ON Monday, Prime Minister Boris Johnson will announce his "road map" for how lockdown restrictions will be eased in England.

His decisions over how and when restrictions may be lifted will be informed by the latest Covid-19 data, which he and his colleagues will be examining closely over the weekend.

But what data will they use to make the big decisions?

There are six key categories Mr Johnson and the Government will be looking at - the rate of new cases of coronavirus; the number of hospital admissions and patients; the success of the vaccine rollout; the level of deaths; the estimated number of infections within the community population; and the estimated reproduction number (R), or growth, of the virus.

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New cases of Covid-19

Coronavirus: Stats show Covid deaths in Braintree more than doubled during second wave


The impact of the lockdown can be seen most in the steep decline since Christmas of the number of new cases of Covid-19.

A total of 74,961 new cases were recorded in England in the seven days to February 14 – the equivalent of 133.2 per 100,000 people.

This is down sharply from a peak of 680.8 cases per 100,000 people on January 4.

It is also the lowest seven-day rate since October 4, when the figure stood at 124.8.

The level of rates across England varies considerably, however.

The regional rates for eastern England are the lowest they have been since the autumn.

Hospital activity

Broomfield Hospital

The number of patients in hospital in England with Covid-19 has fallen sharply in recent weeks.

A total of 15,633 patients were in hospital as of 8am on February 18, according to the latest figures from NHS England.

This is down 54 per cent from a record 34,336 patients exactly one month earlier on January 18.

But while this is a sizeable drop, numbers at both a national and regional level are still higher than when England came out of its second lockdown on December 2.

All regions continue to report patient numbers well above those seen in May 2020, when Boris Johnson announced the initial easing of the first lockdown.

Vaccine rollout

Over 80% of over 70s have had Covid vaccine in mid and south Essex


A total of 13,817,914 people in England had received a first dose of Covid-19 vaccine up to February 17, according to NHS England.

This is the equivalent of 24.5 per cent of the total population of England, and 31.2 per cent of people aged 18 and over, based on the latest population estimates from the Office for National Statistics (ONS).

There are wide variations between regions, however.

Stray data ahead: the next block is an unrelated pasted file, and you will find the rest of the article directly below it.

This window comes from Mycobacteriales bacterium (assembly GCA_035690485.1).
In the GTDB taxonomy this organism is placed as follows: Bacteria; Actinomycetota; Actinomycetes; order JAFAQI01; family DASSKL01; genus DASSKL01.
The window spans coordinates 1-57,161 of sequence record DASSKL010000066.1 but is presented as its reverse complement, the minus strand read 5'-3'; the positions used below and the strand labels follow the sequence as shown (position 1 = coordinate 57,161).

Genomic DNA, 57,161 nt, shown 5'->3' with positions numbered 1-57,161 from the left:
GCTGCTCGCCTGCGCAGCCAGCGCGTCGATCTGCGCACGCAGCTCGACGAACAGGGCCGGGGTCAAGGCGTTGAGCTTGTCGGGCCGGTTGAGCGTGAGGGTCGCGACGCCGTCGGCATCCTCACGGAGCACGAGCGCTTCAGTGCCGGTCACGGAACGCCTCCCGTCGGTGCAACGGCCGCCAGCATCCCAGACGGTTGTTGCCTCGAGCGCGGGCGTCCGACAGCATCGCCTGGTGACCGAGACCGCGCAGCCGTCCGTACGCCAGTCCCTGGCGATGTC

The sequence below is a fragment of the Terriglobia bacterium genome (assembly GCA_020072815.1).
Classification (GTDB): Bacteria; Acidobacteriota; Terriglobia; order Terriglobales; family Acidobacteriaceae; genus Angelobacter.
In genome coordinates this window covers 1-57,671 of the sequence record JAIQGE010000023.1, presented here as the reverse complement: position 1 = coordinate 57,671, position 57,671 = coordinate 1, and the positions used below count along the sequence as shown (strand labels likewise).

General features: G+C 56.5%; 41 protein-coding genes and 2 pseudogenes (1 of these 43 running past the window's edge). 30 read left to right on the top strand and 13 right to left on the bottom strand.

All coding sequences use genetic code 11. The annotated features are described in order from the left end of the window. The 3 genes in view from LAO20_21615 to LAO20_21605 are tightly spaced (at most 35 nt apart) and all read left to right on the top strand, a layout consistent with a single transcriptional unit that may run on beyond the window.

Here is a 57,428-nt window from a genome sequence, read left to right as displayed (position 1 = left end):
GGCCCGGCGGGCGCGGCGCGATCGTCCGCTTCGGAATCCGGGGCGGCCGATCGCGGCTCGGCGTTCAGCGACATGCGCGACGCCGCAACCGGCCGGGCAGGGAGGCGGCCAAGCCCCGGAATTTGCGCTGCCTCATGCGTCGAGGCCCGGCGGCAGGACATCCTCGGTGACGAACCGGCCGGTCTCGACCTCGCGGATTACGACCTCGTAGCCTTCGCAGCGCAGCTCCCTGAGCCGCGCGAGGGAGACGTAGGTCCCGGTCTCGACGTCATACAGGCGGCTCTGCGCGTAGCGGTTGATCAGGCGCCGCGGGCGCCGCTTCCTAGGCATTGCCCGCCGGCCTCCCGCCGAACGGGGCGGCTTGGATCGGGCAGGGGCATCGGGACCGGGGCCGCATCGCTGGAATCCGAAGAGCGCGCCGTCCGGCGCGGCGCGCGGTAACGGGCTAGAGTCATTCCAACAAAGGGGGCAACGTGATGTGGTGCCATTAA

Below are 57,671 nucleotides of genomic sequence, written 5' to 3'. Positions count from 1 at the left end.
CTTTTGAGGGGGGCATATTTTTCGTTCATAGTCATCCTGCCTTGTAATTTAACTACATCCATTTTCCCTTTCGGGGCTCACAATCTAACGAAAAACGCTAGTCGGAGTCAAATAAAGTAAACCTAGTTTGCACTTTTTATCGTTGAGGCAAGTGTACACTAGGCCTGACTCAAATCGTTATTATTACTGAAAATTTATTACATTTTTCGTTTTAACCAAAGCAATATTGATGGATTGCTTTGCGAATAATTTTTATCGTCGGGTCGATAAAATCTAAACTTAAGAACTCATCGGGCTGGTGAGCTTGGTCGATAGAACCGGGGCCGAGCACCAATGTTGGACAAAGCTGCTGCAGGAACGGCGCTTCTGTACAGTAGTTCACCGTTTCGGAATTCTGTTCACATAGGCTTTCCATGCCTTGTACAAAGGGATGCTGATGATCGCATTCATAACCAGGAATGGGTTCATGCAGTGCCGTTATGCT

NHS England figures also show that 94.5 per cent of residents of older adult care homes in England eligible to have their first dose of Covid-19 vaccine had received the jab by February 14, as well as 69.0 per cent of eligible staff in older adult care homes.



The current wave of coronavirus deaths peaked on January 19.

A total of 1,280 deaths involving Covid-19 occurred in England on this date, according to the latest figures from the Office for National Statistics.

This is the most comprehensive measure of Covid-19 mortality, as it covers all mentions of Covid-19 on death certificates.

Since January 19, the daily death toll for England has been on a slow and broadly downwards curve, dropping back below 1,000 on January 29.

Figures published by the Government, based only on people who have died within 28 days of testing positive for Covid-19, show the daily death toll in England has fallen from a seven-day average of 903 on February 1 to 453 on February 14.

This is the lowest seven-day average since December 22.

Infections and reproduction

Pharmacist Bhaveen Patel prepares to give a dose of the Oxford / AstraZeneca covid vaccine to Brian Bourne at a coronavirus vaccination clinic held at Junction Pharmacy in Brixton, London. The roll out of the vaccination programme continues as the Governm


New figures for infections and reproduction will be published on Friday.

Data published last week by the ONS showed around one in 80 people in private households in England were estimated to have had Covid-19 between January 31 and February 6, down from around one in 65 people for the period January 24 to 30.

The reproduction number (R) for coronavirus in England was estimated on February 12 to be between 0.7 to 0.9, meaning on average every 10 people infected will infect between seven and nine other people.